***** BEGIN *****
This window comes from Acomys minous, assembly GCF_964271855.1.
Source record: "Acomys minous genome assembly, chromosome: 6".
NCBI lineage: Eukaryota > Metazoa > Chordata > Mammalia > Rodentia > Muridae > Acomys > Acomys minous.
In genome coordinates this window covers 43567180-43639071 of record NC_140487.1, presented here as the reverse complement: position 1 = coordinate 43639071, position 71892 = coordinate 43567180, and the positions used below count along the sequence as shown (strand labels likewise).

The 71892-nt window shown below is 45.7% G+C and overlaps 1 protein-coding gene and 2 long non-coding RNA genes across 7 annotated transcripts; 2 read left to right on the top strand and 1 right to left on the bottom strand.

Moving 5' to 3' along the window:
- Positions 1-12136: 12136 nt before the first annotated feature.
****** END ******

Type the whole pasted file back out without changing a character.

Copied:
This window comes from Acomys minous, assembly GCF_964271855.1.
Source record: "Acomys minous genome assembly, chromosome: 6".
NCBI lineage: Eukaryota > Metazoa > Chordata > Mammalia > Rodentia > Muridae > Acomys > Acomys minous.
In genome coordinates this window covers 43567180-43639071 of record NC_140487.1, presented here as the reverse complement: position 1 = coordinate 43639071, position 71892 = coordinate 43567180, and the positions used below count along the sequence as shown (strand labels likewise).

The 71892-nt window shown below is 45.7% G+C and overlaps 1 protein-coding gene and 2 long non-coding RNA genes across 7 annotated transcripts; 2 read left to right on the top strand and 1 right to left on the bottom strand.

Moving 5' to 3' along the window:
- Positions 1-12136: 12136 nt before the first annotated feature.